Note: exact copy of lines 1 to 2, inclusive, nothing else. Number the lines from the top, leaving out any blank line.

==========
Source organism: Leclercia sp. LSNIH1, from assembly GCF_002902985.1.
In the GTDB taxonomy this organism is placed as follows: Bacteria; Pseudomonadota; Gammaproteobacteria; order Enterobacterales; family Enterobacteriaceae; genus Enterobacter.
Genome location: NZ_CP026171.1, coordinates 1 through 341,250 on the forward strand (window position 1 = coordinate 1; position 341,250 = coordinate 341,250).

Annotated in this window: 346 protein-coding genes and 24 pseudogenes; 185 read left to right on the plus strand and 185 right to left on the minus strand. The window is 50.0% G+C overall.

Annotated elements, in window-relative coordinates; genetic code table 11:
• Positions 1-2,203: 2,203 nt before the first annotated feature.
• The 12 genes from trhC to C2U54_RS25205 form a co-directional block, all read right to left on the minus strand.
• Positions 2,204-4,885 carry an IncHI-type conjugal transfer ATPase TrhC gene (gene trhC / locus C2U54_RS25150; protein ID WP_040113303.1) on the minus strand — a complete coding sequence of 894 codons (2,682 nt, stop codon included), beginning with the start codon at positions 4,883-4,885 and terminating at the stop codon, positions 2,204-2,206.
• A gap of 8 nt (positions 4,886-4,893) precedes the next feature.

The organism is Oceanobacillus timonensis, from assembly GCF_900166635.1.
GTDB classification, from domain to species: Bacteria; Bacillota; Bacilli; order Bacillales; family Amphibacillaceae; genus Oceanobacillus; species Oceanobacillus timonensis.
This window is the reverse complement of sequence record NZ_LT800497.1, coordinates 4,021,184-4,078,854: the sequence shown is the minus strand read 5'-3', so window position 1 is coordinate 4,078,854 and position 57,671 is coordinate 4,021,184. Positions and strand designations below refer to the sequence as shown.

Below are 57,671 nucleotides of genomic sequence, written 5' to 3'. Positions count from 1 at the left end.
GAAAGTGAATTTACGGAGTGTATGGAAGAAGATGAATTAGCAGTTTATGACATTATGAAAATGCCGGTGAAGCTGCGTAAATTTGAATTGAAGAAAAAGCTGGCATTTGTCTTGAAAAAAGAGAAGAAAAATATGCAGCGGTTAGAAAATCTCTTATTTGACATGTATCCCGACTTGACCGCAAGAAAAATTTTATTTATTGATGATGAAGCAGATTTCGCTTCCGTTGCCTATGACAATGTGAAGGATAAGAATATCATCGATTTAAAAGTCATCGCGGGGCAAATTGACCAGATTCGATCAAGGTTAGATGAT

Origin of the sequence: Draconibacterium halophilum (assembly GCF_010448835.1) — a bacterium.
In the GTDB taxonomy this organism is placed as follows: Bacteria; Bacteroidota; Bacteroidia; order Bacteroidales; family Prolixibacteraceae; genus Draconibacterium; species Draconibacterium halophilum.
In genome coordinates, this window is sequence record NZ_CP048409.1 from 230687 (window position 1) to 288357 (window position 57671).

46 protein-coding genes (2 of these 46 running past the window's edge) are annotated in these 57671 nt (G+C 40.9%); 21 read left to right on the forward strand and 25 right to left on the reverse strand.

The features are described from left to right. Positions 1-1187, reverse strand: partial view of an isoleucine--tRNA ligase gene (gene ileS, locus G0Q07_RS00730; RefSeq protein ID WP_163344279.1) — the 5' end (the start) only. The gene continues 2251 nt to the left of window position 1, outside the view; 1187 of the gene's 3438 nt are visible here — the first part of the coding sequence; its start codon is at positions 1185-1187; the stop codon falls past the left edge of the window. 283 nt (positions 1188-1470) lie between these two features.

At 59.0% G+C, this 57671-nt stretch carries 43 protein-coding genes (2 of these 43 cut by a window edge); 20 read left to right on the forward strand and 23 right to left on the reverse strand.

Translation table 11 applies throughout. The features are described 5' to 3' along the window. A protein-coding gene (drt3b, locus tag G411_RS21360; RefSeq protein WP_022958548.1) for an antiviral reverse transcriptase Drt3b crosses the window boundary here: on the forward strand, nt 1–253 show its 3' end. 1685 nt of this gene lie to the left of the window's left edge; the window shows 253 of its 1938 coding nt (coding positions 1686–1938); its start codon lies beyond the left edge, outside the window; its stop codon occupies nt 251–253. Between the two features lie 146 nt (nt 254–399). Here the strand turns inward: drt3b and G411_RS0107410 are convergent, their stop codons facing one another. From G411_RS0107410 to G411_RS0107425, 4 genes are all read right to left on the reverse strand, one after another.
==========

Source organism: Leclercia sp. LSNIH1, from assembly GCF_002902985.1.
In the GTDB taxonomy this organism is placed as follows: Bacteria; Pseudomonadota; Gammaproteobacteria; order Enterobacterales; family Enterobacteriaceae; genus Enterobacter.